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View from the Lectern: Sustainability as a Cohort

“It’s just too complex!”

How can one person master all the material related to sustainability?”

“Advanced classes in my area of study are available only after taking years of prerequisites; how can I gain expertise in all the other areas of sustainability?”

These are legitimate concerns and questions about higher education programs that purport to teach sustainability (and there are a growing number of these programs. See the Association for the Advancement of Sustainability in Higher Education list for an update).

I’ve begun traveling to DC to teach in an Executive Masters program focusing on sustainability.  Students come from around the country, representing a wonderfully wide range of backgrounds including lawyers, civil engineers, ecologists, business consultants, and government administrators.  Some have thirty years of professional experience, a few have been out of school only a few years, all are engaged in relevant careers.  The dynamic and diversity is amazing.  But how do I teach such an eclectic group?   How does this program build the necessary competencies when people are starting from so many different places?

We use the cohort model: a group of students that engage the material together in an accelerated and compressed time frame. They begin the program at the same time, form working teams and get trained in teamwork, take the same classes at the same time, travel together on the same field trips, and assist one another in projects (and life).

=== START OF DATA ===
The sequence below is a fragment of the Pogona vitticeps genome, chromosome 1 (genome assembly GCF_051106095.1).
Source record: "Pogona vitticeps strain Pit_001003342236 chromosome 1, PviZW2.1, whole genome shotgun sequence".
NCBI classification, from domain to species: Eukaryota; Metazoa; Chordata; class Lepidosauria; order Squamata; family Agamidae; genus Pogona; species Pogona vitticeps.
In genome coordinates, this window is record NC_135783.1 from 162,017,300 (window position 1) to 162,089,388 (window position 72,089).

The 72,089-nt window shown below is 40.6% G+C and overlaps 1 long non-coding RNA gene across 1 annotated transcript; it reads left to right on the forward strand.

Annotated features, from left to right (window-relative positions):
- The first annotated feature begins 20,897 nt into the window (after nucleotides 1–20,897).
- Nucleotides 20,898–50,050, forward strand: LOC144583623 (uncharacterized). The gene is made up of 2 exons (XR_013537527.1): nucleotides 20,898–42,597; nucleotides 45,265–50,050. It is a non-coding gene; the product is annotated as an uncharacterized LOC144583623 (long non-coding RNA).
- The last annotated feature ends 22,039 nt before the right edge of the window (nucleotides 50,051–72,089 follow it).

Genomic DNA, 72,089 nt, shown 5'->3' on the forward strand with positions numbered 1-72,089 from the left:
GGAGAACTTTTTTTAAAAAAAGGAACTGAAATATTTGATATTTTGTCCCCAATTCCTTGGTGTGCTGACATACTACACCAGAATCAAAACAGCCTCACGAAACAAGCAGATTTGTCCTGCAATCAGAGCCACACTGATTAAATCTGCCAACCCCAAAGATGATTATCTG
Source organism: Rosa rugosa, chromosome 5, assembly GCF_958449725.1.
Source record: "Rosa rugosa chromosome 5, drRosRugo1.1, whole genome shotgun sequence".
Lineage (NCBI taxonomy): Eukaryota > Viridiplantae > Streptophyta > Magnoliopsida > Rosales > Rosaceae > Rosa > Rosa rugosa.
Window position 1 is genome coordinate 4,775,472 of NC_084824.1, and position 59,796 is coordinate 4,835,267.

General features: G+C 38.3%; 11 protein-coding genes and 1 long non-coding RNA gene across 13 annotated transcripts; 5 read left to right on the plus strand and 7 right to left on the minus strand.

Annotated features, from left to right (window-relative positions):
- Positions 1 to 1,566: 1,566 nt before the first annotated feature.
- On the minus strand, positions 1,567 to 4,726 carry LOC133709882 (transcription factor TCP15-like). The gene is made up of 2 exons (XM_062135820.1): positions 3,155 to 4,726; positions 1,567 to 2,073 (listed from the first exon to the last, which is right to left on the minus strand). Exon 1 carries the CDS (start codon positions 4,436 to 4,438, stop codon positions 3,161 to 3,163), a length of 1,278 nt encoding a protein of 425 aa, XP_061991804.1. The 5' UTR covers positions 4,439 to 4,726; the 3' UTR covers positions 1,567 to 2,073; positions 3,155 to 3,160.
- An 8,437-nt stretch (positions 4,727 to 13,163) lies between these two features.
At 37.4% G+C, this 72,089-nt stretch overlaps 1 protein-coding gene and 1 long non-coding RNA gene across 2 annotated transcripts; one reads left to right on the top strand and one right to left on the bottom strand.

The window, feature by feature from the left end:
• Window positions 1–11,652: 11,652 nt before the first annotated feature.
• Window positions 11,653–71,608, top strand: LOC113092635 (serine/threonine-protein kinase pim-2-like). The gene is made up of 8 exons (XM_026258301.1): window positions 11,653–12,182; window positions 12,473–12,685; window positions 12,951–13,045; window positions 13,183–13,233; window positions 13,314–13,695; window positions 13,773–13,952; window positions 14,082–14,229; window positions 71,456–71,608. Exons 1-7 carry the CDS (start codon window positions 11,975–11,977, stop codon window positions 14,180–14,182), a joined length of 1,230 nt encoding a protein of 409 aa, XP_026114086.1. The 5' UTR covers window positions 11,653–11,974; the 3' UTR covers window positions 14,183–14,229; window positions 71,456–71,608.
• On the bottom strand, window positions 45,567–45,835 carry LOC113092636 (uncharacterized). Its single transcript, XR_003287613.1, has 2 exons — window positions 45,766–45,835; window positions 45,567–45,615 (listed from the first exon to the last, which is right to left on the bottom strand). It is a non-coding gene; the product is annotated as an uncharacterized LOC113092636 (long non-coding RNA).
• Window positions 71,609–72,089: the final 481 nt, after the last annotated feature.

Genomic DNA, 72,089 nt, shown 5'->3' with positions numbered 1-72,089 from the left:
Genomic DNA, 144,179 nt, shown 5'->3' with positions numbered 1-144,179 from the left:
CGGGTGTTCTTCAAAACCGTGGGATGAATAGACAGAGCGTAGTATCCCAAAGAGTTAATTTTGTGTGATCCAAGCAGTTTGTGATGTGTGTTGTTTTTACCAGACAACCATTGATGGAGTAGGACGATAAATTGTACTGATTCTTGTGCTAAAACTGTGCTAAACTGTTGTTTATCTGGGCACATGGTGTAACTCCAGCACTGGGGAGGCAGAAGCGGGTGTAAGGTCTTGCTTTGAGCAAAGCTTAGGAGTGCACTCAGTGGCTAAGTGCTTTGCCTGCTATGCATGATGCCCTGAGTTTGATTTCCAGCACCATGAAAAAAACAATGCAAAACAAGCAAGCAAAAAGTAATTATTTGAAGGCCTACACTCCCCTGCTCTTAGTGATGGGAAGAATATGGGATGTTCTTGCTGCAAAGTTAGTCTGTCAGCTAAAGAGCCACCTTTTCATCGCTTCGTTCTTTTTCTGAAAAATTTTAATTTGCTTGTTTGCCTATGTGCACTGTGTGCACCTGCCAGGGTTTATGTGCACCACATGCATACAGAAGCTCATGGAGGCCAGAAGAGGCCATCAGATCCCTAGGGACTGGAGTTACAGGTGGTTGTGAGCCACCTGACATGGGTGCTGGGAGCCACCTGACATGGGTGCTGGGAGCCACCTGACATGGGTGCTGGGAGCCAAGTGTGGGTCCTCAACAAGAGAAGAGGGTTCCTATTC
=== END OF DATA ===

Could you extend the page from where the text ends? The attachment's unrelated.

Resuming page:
This model of education is perfect for sustainability because cohort members bring enormous expertise to the learning enterprise.  The cohort itself becomes a functioning learning network that directs perspective, content, and resources where needed when needed.

My job as a professor is different in the cohort model than what I do back in my traditional university system where every semester I teach a new crop of students who have all learned (and supposedly remembered) core concepts and methods from past courses leading up to mine.  In the cohort model I know the students know different things: that is their strength. But they lack a common language and common tools.  My job becomes one of building capacity to help them see and share the diversity of perspectives and solution-sets relevant to sustainability, to empower the capacity in the cohort to define problems, to teach them to find resources to solve problems, and to have the willpower to craft and apply solutions.

Yes sustainability is complex, too complex for any one person, profession or discipline to master.  That does not mean higher education should ignore it.  It means higher education needs to develop new strategies.  The cohort strategy shows promise.

Posted on: February 17, 2011, 9:00 am Category: View from the Lectern Tagged with: ,

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